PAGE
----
The Bureau of Labor Statistics of the U.S. Department of Labor today reported preliminary productivity data--as measured by output per hour of all persons--for the third quarter of 2002. The seasonally-adjusted annual rate of productivity growth in the third quarter was 4.0 percent. This figure measures changes in what is described by the Bureau of Labor Statistics as the nonfarm business sector and is the most commonly used measure of changes in productivity.
The preliminary second quarter productivity growth rate 2.2%, was released on August 9. This is a slower rate of growth in productivity than the first quarter revised productivity growth rate. The next productivity lesson will be online September 7 and will discuss the revised productivity growth rate for the second quarter.
Explore the connection between the economic indicators and real-world issues. These lessons typically can be done in one class period.
The following lessons come from the Council for Economic Education's library of publications. Clicking the publication title or image will take you to the Council for Economic Education Store for more detailed information.
Teaching Financial Crises is an eight lesson resource that provides an organizing framework in which to contextualize all of the media attention that has been paid to the recent financial crisis, as well as put it in a historical context. The current events stories, opinion pieces, and other popular media pieces that are today in great supply have generally not connected to educational objectives, historical analysis, and economic processes and concepts that are used in the high school classroom. In Teaching Financial Crises, teachers will find a non-partisan and non-ideological resource to help them simplify and offer balanced perspectives on this challenging subject matter.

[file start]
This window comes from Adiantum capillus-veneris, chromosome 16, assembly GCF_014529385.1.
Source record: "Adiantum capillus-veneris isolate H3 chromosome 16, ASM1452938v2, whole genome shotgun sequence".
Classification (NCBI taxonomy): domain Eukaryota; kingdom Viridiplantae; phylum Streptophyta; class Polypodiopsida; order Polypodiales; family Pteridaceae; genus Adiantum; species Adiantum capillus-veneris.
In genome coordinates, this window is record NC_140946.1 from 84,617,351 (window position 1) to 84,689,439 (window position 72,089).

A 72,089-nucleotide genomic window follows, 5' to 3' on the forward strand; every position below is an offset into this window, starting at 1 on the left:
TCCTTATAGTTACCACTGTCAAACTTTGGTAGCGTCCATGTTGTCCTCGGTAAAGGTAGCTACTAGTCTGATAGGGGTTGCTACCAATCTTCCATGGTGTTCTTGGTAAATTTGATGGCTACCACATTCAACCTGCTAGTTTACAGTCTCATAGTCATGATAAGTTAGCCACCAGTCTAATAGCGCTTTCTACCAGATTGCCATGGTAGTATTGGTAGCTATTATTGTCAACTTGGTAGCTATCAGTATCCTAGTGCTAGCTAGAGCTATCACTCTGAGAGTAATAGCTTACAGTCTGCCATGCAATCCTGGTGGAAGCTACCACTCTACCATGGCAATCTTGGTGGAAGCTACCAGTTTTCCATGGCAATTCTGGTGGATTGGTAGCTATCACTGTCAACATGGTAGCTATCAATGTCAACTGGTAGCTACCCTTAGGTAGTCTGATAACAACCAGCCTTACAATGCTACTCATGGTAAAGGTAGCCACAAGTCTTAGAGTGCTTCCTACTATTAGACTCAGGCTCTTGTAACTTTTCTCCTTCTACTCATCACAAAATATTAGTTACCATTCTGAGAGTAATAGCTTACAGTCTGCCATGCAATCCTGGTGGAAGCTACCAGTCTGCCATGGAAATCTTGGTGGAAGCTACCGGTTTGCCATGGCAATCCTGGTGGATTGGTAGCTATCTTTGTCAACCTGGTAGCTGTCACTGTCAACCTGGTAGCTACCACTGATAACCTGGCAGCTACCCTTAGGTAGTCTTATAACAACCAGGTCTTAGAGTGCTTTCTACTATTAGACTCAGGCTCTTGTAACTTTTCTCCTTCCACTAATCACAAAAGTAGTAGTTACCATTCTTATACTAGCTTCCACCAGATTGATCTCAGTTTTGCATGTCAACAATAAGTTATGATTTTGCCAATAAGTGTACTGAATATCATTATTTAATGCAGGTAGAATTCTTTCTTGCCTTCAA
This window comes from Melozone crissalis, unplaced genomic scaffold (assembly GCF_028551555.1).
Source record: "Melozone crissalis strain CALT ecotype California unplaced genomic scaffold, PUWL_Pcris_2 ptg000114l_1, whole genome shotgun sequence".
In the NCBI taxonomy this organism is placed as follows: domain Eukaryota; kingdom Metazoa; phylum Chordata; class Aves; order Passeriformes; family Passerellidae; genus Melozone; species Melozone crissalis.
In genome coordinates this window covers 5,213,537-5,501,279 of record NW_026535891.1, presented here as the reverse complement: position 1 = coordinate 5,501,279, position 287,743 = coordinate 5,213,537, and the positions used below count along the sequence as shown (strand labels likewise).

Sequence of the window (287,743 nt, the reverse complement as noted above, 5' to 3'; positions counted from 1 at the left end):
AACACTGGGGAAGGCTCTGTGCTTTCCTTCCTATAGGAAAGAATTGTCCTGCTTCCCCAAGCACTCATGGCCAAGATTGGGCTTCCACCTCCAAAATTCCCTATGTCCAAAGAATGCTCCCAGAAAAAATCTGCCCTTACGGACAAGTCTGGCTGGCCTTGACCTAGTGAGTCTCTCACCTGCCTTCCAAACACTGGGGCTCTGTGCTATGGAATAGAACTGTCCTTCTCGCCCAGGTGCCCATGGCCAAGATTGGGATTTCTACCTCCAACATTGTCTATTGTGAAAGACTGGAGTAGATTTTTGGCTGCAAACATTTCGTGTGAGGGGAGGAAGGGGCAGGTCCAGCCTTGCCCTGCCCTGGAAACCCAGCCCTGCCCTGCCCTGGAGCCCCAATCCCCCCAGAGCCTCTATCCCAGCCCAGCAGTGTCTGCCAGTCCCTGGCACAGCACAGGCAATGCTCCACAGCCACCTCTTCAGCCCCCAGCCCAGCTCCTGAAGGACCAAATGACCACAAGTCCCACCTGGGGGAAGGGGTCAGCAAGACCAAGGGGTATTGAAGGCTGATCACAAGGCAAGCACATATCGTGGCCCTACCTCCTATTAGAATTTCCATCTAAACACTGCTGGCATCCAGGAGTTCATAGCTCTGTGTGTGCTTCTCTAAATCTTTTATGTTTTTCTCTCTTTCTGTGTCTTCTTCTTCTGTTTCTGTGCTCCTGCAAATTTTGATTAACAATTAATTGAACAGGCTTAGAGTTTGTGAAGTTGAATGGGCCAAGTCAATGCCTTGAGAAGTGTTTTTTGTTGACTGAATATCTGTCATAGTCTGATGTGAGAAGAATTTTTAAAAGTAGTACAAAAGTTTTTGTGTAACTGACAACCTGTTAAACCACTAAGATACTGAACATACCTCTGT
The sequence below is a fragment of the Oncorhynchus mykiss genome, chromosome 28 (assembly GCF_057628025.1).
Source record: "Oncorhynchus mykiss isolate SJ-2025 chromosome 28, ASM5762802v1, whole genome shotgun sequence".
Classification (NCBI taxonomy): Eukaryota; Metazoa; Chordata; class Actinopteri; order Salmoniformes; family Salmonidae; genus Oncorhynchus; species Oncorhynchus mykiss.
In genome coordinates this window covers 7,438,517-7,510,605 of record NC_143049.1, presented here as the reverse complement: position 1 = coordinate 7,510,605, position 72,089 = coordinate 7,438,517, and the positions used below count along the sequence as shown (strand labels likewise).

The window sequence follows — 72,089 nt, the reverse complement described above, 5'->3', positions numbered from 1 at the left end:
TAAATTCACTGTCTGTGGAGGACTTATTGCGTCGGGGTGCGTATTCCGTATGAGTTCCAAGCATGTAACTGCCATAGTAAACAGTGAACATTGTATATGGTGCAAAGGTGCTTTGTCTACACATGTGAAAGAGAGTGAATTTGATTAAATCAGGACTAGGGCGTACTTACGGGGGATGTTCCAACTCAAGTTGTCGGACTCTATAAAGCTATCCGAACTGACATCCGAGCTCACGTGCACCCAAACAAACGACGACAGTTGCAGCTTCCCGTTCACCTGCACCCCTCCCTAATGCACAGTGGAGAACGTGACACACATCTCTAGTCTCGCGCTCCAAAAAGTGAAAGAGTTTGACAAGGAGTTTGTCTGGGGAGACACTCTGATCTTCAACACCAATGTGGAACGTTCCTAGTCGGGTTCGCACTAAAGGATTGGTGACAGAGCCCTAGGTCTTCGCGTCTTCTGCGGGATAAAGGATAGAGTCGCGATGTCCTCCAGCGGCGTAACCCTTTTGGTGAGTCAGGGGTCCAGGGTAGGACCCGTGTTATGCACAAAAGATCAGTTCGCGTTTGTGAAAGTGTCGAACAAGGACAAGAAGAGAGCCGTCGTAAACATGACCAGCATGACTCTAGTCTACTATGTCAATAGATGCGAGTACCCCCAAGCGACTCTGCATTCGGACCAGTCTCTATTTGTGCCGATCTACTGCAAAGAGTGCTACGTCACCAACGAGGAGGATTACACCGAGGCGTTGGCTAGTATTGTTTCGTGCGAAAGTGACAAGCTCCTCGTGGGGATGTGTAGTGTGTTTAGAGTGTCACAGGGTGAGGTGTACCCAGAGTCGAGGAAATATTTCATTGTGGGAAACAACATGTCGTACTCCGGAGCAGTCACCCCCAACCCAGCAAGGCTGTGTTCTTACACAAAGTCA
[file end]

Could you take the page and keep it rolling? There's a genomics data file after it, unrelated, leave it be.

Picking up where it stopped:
4 out of 9 lessons from this publication relate to this EconEdLink lesson.
This revised edition features simulations, role plays, small-group discussions and other active-learning instructional activities to help students explore economic concepts through real-life applications.
3 out of 21 lessons from this publication relate to this EconEdLink lesson.
Focus: Understanding Economics in U.S. History uses a unique mystery-solving approach to teach U.S. economic history to your high school students.
3 out of 40 lessons from this publication relate to this EconEdLink lesson.